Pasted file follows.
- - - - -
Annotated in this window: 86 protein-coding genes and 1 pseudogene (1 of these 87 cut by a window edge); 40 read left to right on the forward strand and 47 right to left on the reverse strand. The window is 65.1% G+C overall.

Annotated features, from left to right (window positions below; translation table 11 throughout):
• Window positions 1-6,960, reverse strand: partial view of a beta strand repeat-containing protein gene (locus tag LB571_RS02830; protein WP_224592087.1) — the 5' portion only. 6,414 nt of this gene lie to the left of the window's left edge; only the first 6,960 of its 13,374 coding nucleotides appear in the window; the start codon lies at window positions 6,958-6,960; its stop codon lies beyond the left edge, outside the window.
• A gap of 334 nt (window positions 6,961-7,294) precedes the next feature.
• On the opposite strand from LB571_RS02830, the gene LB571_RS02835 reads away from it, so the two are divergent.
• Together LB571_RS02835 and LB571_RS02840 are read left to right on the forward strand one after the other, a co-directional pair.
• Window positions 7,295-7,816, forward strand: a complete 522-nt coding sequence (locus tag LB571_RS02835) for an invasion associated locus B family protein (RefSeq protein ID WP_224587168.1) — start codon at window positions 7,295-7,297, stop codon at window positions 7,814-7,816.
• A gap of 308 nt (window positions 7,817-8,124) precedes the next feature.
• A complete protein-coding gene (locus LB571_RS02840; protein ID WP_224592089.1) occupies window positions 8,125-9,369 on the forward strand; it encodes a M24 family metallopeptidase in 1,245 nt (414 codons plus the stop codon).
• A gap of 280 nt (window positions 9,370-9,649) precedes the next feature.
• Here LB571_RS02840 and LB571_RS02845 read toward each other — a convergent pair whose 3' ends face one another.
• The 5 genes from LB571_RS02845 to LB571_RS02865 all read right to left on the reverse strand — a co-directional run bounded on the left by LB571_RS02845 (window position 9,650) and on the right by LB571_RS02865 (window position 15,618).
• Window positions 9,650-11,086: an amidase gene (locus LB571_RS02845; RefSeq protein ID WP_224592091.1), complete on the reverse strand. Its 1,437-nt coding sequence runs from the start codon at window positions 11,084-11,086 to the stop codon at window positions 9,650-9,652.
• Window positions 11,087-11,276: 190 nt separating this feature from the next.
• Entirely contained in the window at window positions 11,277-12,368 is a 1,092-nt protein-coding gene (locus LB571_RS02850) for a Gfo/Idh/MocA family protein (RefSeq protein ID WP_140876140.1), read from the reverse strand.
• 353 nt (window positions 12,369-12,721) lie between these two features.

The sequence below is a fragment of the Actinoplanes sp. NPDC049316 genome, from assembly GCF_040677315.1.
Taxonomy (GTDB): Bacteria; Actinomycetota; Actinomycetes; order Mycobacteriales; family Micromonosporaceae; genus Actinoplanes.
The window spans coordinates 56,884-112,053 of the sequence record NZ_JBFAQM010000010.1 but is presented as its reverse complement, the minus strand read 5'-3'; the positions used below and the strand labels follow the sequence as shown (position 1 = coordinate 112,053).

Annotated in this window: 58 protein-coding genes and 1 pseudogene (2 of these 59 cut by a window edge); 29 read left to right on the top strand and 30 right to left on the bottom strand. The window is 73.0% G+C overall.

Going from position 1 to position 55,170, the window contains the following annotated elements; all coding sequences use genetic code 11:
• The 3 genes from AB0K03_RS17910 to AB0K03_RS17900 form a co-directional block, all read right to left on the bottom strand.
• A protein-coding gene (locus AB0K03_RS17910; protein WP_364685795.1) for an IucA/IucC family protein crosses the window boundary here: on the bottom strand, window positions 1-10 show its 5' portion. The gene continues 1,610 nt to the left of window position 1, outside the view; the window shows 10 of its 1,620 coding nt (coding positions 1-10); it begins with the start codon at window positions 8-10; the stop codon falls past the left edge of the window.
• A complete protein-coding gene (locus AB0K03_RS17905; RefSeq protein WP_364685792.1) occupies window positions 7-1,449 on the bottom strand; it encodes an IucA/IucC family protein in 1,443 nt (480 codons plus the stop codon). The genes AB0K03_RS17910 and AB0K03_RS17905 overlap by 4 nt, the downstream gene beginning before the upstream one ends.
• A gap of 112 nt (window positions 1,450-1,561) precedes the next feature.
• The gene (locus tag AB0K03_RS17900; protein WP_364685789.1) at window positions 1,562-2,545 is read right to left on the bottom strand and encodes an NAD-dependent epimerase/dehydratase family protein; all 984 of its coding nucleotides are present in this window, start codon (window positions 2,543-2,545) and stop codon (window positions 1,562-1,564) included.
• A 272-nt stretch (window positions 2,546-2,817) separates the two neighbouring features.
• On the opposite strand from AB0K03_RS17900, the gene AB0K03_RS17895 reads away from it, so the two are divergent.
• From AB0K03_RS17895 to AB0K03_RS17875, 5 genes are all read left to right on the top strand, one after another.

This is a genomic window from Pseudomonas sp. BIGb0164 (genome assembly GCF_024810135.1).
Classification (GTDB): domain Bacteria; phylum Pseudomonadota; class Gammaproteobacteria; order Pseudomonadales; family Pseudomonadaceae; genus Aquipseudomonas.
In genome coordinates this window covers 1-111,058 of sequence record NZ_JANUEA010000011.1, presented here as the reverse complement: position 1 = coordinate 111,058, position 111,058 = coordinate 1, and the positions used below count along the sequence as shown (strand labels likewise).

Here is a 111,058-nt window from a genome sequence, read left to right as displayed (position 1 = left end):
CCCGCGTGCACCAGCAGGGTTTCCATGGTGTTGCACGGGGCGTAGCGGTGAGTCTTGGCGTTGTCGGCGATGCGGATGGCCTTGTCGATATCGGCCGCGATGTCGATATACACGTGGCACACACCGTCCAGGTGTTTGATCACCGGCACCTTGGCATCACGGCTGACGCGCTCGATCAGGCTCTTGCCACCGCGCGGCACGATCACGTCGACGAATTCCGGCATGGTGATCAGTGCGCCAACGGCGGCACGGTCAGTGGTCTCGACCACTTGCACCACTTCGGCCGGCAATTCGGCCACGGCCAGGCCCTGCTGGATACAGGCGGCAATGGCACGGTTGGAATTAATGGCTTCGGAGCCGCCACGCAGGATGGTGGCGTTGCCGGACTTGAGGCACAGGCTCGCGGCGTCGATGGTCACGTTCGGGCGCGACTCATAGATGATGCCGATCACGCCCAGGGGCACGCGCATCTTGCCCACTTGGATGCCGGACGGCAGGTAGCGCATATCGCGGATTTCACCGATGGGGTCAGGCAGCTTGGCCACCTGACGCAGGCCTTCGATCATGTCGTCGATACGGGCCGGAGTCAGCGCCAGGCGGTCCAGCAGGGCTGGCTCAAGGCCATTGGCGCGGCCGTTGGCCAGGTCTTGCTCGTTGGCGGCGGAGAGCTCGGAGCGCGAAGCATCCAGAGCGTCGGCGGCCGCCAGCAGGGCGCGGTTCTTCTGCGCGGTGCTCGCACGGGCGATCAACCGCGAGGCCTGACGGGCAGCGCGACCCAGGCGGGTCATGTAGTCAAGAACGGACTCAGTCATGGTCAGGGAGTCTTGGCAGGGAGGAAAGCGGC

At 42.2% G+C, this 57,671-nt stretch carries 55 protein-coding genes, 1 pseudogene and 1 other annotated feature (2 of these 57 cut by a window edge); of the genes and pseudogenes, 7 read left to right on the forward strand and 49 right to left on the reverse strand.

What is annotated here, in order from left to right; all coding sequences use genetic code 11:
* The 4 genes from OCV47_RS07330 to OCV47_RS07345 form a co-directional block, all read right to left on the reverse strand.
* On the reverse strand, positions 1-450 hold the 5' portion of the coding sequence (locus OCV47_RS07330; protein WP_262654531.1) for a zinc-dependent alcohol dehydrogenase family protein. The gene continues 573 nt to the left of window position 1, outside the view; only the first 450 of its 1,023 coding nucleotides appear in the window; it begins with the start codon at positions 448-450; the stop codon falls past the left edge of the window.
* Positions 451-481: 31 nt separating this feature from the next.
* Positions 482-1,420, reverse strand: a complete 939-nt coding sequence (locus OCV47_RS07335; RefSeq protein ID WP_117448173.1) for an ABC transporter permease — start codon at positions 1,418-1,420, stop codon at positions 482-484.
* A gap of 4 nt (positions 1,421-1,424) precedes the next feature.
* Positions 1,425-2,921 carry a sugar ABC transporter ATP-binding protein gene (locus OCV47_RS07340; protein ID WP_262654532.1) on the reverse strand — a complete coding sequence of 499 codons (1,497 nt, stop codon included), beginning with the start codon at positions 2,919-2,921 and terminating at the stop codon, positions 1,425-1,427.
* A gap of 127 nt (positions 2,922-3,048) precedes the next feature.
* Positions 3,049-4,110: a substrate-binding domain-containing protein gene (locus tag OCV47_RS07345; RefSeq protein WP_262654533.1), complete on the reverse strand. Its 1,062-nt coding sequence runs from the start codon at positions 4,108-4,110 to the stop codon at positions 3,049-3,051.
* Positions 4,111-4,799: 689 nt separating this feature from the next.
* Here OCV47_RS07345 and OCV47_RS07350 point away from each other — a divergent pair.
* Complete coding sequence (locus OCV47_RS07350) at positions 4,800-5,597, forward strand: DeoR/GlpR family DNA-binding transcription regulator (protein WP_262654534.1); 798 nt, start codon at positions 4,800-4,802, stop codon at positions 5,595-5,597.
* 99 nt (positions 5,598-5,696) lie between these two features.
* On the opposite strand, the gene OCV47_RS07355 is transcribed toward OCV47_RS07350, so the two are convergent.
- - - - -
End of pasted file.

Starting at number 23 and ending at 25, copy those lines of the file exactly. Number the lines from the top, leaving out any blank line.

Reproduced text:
• A protein-coding gene (locus AB0K03_RS17910; protein WP_364685795.1) for an IucA/IucC family protein crosses the window boundary here: on the bottom strand, window positions 1-10 show its 5' portion. The gene continues 1,610 nt to the left of window position 1, outside the view; the window shows 10 of its 1,620 coding nt (coding positions 1-10); it begins with the start codon at window positions 8-10; the stop codon falls past the left edge of the window.
• A complete protein-coding gene (locus AB0K03_RS17905; RefSeq protein WP_364685792.1) occupies window positions 7-1,449 on the bottom strand; it encodes an IucA/IucC family protein in 1,443 nt (480 codons plus the stop codon). The genes AB0K03_RS17910 and AB0K03_RS17905 overlap by 4 nt, the downstream gene beginning before the upstream one ends.
• A gap of 112 nt (window positions 1,450-1,561) precedes the next feature.